Activities on the Other Side
Updated June 1, 2003
Mike was, for the most part, a nice fellow. As a teenager, he had had a pronounced tendency to drive his small pickup truck a lot faster than the police department liked, he had broken more than one young lady’s heart, and he had gotten into more than a few scrapes. Still, he was not a bad kid. No one had ever urged his arrest, and he had never broken a law—at least one that was serious enough for anyone to get excited about.
Mike had struggled through four and a half years of college, whereupon he ended up with a bachelor’s degree, a C+ average, and a look of complete relief from his now destitute parents. Within a few years he married a college sweetheart, and promptly began working on a small family. Then, after twelve years of marriage, Mike met someone very special, someone he doubted he could live without. Before very long, he had decided not to tempt fate, divorced his first wife, and quickly married his new, very special love.
Mike tried to continue to be a good father to his two children who were still living with his ex-wife, but it was difficult. She was anything but sympathetic, and after a few years of periodic fatherhood, Mike had just about given up. Then his life became suddenly less complicated—Mike died.
The accident had not been his fault, at least from a legal point of view. One could point out had he not had those beers the night before, his alertness at the time of the accident might have been sufficient to avert the disaster. However, his reflexes had been just a trifle slow, and the resulting collision turned out to be his last.
When his sports car crashed into the side of the van, Mike felt in short sequence, panic, pain and then tranquility and peace. From just above the wreckage of his automobile, he viewed with total detachment his bloodied physical body. He wondered briefly why everyone seemed to be so disturbed as they ran to help free his body from the wreckage -- Mike felt just fine.
Then Mike sensed something very strange. Drifting easily above the collision, Mike became aware of a brilliant light. He gazed at its dazzling intensity, without any discomfort at what should have been a blinding light. Then he began to move rapidly toward the light. His movement was only vaguely voluntary, but the goal seemed more than appropriate and he had no hesitation.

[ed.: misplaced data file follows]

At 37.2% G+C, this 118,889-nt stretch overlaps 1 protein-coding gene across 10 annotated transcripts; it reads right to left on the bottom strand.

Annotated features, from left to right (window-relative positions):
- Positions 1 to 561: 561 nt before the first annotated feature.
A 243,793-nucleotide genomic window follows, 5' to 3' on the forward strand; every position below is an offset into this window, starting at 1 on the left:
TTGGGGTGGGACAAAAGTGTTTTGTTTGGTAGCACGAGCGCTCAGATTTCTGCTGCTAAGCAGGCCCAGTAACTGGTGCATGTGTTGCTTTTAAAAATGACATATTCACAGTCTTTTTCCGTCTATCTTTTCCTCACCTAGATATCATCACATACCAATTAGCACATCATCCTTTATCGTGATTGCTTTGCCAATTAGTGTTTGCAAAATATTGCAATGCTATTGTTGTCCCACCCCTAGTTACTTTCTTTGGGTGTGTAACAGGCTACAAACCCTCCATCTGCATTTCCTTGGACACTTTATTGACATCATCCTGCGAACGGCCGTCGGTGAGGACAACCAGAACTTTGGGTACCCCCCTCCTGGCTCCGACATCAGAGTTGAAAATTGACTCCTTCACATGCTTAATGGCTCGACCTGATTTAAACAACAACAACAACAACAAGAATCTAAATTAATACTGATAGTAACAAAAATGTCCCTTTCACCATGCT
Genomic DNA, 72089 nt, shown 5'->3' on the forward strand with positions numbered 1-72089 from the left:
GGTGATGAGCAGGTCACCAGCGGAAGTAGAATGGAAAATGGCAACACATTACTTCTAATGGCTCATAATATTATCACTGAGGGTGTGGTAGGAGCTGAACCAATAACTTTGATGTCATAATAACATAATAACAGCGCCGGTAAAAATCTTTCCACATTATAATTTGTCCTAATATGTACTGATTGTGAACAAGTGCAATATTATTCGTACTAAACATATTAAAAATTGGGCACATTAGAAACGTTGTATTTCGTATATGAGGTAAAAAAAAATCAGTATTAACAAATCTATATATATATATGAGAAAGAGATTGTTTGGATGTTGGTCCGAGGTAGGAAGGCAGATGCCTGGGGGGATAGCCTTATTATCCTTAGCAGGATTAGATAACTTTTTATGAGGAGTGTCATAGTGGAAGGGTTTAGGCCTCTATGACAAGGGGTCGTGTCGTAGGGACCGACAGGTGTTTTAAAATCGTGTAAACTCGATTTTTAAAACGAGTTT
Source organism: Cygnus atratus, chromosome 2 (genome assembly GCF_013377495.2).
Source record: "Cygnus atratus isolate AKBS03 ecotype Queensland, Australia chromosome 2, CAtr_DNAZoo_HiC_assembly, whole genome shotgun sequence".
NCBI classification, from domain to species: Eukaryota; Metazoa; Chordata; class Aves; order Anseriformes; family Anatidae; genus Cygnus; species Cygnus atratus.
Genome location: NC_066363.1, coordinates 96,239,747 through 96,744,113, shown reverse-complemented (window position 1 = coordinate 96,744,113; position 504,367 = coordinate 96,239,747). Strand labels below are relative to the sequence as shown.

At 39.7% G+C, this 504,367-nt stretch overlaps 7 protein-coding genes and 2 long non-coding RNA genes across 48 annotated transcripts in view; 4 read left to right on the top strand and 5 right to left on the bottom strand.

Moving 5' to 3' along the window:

As the light grew brighter, Mike became aware of someone else. Just as his mind briefly inquired of the new arrival, he immediately sensed it was his grandfather. As a boy, Mike had dearly loved his grandfather. The older man had died of cancer, just five years before Mike’s own death. A strong sense of loving welcome encircled Mike as he felt his grandfather’s influence.
The light began to envelop both of them in brilliance and warmth. An unearthly bliss combined with a sense of permeating love as Mike began to sense a cosmic awareness of his place in the universe. Awareness of other planes of existence, of evolved entities, and a dynamic universe came easily to him. Questions were answered as quickly as they entered his mind. Mike had always wondered about the ethics of abortion—suddenly he understood completely.
Around him, Mike sensed a beautifully green countryside full of colorful flowers and vibrant if not stately oak trees. It was everything Mike had ever associated with peace and tranquility. Even the sound of a bubbling brook contributed to the idyllic setting. Mike felt he had at last returned home.
Then Mike felt the presence of other beings, beings that fairly radiated love and understanding. One of them, gently and with reassurance and encouragement, asked, “So tell us Mike; what all did you accomplish this time?” Instantly, all the myriad events of his life began to flash through Mike’s mind. The panoramic review brought him a vision of every significant detail of his life, along with the emotions and feelings associated with each step. He briefly felt the worry of his parents about his fast driving. He felt their concerns as they struggled to pay tuition, year after year.
The happiness of his ex-wife as they married, Mike felt in complete detail, as well as her bitterness when she realized the determination in his decision to leave her. The hurt increased as Mike sensed his children’s self-adjudged guilt at what they perceived as their fault in causing their father to leave their mother. Mike was ruthless in his own self-judgment of his faults and failures and his lack of making a few more efforts to help his children understand. Even his ex-wife’s difficulties as a single parent, Mike sensed in intimate detail, and then accused himself of being the cause.